Thursday, October 11, 2012

  • For Mo Yan, the Politics of Being a Chinese Literary Figure
    Jeffrey Brown talks to Charles Laughlin of the University of Virginia and Xiao Qiang at the University of California, Berkeley about prolific writer and Nobel Laureate Mo Yan, whose detractors cite a cozy relationship with Chinese state media and a savviness about staying away from topics sensitive to the Communist government.
    Original Air Date: October 11, 2012
  • Poet Sharon Olds Mourns and Heals the End of a Marriage
    Sharon Olds shares work from her latest collection of poetry, "Stag's Leap," a book grieving and healing at the end of a marriage. Olds also talks about her partner's New Hampshire nature retreat where she spends her days, about finding her poetic voice in her 30s, and the "usefulness" of poetry.
    Original Air Date: October 11, 2012
  • Demand for Ivory Explodes in Asia Despite Ban
    Despite a 1990 global treaty illegalizing the sale of elephant tusks, religious faiths across Asia value ivory and are willing to pay for it. In China, demand has been met with the construction of major factories to process and produce religious icons. Hari Sreenivasan talks to National Geographic reporter Bryan Christy.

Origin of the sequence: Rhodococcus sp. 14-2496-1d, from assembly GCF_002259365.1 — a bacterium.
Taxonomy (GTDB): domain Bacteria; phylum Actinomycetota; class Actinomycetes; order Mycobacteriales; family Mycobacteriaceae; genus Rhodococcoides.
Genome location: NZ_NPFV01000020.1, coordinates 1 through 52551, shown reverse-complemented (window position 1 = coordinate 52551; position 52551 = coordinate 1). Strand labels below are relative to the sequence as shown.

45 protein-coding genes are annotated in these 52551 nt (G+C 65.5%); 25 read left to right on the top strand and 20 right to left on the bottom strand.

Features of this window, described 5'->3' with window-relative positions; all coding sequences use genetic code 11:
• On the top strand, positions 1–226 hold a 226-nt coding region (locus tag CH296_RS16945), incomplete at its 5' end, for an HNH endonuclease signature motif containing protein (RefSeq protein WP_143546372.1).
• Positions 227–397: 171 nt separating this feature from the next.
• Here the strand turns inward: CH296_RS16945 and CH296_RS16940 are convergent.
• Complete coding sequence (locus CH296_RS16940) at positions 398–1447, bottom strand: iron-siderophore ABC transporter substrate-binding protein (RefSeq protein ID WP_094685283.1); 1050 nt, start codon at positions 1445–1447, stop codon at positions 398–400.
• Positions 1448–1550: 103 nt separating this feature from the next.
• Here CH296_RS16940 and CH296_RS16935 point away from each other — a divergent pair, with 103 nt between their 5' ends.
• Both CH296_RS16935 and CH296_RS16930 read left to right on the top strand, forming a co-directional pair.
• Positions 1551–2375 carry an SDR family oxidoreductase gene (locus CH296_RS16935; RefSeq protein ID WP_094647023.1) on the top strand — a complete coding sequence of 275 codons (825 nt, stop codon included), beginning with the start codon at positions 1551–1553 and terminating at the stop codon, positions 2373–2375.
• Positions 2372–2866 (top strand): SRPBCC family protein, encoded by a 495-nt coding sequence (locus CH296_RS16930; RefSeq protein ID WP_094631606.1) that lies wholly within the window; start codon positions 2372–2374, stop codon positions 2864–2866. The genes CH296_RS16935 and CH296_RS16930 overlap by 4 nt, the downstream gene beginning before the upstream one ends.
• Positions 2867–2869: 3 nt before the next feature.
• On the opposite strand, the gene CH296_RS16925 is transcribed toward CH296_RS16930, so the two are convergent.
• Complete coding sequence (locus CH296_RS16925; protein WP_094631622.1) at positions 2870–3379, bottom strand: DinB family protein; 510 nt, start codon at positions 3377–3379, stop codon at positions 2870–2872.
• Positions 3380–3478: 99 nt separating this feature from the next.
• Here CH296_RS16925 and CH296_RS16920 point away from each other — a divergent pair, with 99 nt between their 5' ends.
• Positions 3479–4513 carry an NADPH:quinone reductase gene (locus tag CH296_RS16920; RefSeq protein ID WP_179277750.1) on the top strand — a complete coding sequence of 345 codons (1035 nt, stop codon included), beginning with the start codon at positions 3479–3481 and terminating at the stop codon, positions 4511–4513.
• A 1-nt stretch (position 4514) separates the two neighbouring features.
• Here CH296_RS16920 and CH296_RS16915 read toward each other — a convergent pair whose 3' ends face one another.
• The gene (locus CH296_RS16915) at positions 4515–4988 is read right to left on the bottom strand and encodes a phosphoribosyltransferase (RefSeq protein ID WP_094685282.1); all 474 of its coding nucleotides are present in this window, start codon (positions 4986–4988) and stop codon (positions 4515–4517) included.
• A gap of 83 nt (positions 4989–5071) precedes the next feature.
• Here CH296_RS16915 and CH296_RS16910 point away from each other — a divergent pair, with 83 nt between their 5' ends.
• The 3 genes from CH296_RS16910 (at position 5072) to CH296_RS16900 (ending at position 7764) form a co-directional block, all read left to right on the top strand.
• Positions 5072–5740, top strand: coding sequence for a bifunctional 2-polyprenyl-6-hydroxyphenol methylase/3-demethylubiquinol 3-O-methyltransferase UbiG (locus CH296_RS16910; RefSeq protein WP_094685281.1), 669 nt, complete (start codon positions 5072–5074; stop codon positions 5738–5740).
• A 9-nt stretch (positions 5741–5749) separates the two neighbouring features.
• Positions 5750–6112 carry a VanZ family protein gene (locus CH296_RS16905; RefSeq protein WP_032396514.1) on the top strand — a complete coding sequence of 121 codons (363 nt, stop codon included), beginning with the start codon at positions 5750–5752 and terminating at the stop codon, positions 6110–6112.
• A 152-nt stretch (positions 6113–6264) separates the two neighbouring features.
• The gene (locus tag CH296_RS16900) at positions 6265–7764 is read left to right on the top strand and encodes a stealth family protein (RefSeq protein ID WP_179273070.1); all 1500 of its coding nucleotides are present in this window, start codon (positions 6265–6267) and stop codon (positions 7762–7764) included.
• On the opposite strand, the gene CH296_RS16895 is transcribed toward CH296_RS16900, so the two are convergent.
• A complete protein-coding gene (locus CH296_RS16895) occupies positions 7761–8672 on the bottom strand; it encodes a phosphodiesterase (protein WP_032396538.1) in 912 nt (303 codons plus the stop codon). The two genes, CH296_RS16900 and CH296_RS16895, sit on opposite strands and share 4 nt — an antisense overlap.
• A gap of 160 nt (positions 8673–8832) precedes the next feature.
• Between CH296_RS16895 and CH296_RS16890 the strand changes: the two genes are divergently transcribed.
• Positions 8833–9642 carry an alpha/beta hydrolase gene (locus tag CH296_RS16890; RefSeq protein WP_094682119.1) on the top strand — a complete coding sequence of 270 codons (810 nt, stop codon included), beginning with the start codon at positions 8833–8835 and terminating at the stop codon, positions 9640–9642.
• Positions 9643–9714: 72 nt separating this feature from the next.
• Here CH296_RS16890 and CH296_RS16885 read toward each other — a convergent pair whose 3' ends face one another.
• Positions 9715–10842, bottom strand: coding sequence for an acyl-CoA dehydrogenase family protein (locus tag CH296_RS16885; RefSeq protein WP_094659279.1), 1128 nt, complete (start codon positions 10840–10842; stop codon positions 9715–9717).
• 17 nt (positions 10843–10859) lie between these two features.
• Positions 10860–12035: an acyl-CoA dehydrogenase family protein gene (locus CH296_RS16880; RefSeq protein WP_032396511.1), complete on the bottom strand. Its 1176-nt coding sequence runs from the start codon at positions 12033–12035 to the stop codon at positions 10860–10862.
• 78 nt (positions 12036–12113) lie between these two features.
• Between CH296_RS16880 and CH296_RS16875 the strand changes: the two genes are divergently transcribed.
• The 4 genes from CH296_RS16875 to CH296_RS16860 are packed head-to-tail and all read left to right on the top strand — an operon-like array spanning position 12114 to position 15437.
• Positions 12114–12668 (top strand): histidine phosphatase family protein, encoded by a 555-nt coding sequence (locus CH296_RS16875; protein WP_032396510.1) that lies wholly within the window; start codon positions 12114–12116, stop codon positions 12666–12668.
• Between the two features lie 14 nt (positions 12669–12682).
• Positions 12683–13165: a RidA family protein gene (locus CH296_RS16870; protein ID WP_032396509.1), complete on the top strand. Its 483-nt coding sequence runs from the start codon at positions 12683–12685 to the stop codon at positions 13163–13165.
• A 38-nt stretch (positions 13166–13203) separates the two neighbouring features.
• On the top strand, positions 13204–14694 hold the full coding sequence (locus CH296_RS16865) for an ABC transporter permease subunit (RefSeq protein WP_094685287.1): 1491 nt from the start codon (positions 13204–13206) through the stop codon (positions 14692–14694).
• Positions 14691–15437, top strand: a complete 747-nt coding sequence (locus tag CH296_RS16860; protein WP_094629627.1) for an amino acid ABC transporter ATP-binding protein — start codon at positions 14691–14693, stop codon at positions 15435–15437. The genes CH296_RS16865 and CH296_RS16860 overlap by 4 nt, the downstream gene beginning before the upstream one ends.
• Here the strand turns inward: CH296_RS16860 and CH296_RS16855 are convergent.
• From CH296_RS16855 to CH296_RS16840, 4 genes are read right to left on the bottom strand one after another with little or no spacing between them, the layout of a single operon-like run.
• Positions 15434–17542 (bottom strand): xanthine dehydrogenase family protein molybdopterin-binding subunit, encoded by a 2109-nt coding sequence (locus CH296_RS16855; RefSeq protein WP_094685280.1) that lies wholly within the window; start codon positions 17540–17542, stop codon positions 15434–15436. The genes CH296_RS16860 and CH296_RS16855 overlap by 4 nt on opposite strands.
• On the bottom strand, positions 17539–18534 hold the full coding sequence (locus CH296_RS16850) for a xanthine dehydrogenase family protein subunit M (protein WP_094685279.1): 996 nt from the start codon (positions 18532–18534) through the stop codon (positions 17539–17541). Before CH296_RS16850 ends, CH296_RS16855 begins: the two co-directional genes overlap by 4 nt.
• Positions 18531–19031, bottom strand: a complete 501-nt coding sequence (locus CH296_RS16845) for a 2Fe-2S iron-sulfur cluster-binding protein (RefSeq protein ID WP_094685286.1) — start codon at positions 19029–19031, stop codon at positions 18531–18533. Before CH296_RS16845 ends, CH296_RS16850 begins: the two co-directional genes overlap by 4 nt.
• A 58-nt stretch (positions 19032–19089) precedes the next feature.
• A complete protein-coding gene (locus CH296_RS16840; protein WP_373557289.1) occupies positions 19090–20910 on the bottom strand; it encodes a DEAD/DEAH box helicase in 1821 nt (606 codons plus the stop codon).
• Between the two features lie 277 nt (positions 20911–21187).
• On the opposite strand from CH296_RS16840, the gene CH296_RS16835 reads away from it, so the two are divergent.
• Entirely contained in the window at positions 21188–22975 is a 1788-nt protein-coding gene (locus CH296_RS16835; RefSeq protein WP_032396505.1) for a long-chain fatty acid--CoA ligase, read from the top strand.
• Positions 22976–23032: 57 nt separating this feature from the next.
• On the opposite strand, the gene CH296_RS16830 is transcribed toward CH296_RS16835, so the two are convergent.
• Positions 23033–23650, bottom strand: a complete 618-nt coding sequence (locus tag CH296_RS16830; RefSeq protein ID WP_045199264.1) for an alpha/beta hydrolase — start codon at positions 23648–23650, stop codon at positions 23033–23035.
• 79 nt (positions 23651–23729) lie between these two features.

Original Air Date: October 11, 2012
  • Medicare is Battle Cries for Tight House Races in Fla., N.Y.
    In our new Battleground Dispatches series, Todd Zwillich of Public Radio International's "The Takeway" reports from Florida and New York, where Medicare is not only a hot topic in the general election, but crucial to clinching some close congressional races.
    Original Air Date: October 11, 2012
  • Turkey's Plane Incident Shows Crackdown on Assad Regime
    In stopping the Syrian plane and confiscating military equipment onboard, Turkey sent a message not only to Syria, but also to Moscow, whose government has blocked international efforts to encourage Syrian political transition. Margaret Warner talks to Soner Cagaptay of the Washington Institute for Near East Policy.
    Original Air Date: October 11, 2012
  • Shields, Brooks Predict Ryan to Show Bipartisanship
    While the Romney-Ryan ticket gained momentum in the last debate, Obama-Biden still has a narrow lead. The pressure is now on Rep. Paul Ryan and Vice President Joe Biden as they go head-to-head in the 2012 VP debate. Judy Woodruff talks to NewsHour political analysts Mark Shields and David Brooks about what to expect.
    Original Air Date: October 11, 2012
  • Political Checklist: Vice Presidential Debate Night
    NewsHour Political Editor Christina Bellantoni sat down with Senior Correspondent Judy Woodruff as part of the continuing PBS NewsHour livestream coverage of the 2012 Vice Presidential Debate. Christina and Judy talk expectations from Vice President Joe Biden and Congressman Paul Ryan in the wake of the first presidential debate as well as preview the night's coverage.